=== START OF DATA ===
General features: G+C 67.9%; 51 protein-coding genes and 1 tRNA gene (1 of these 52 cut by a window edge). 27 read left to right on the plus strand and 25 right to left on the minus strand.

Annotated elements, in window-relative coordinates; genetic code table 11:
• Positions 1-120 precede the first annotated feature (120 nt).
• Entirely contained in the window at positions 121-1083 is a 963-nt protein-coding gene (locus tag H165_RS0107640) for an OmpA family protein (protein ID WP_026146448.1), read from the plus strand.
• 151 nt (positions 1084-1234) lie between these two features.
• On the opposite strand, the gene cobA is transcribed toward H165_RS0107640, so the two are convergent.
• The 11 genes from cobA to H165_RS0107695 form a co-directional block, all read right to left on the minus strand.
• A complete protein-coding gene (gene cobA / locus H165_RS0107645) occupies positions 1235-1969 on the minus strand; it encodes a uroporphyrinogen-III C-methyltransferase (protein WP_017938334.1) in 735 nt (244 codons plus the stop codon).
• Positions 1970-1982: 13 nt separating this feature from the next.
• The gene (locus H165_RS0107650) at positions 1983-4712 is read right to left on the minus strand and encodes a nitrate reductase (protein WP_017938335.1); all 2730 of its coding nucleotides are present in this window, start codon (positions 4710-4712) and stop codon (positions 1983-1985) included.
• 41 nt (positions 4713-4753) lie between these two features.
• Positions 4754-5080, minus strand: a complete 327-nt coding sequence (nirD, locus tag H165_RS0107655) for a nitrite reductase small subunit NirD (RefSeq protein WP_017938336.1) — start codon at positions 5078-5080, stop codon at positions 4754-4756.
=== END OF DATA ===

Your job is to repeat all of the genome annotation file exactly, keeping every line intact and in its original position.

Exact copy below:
General features: G+C 67.9%; 51 protein-coding genes and 1 tRNA gene (1 of these 52 cut by a window edge). 27 read left to right on the plus strand and 25 right to left on the minus strand.

Annotated elements, in window-relative coordinates; genetic code table 11:
• Positions 1-120 precede the first annotated feature (120 nt).
• Entirely contained in the window at positions 121-1083 is a 963-nt protein-coding gene (locus tag H165_RS0107640) for an OmpA family protein (protein ID WP_026146448.1), read from the plus strand.
• 151 nt (positions 1084-1234) lie between these two features.
• On the opposite strand, the gene cobA is transcribed toward H165_RS0107640, so the two are convergent.
• The 11 genes from cobA to H165_RS0107695 form a co-directional block, all read right to left on the minus strand.
• A complete protein-coding gene (gene cobA / locus H165_RS0107645) occupies positions 1235-1969 on the minus strand; it encodes a uroporphyrinogen-III C-methyltransferase (protein WP_017938334.1) in 735 nt (244 codons plus the stop codon).
• Positions 1970-1982: 13 nt separating this feature from the next.
• The gene (locus H165_RS0107650) at positions 1983-4712 is read right to left on the minus strand and encodes a nitrate reductase (protein WP_017938335.1); all 2730 of its coding nucleotides are present in this window, start codon (positions 4710-4712) and stop codon (positions 1983-1985) included.
• 41 nt (positions 4713-4753) lie between these two features.
• Positions 4754-5080, minus strand: a complete 327-nt coding sequence (nirD, locus tag H165_RS0107655) for a nitrite reductase small subunit NirD (RefSeq protein WP_017938336.1) — start codon at positions 5078-5080, stop codon at positions 4754-4756.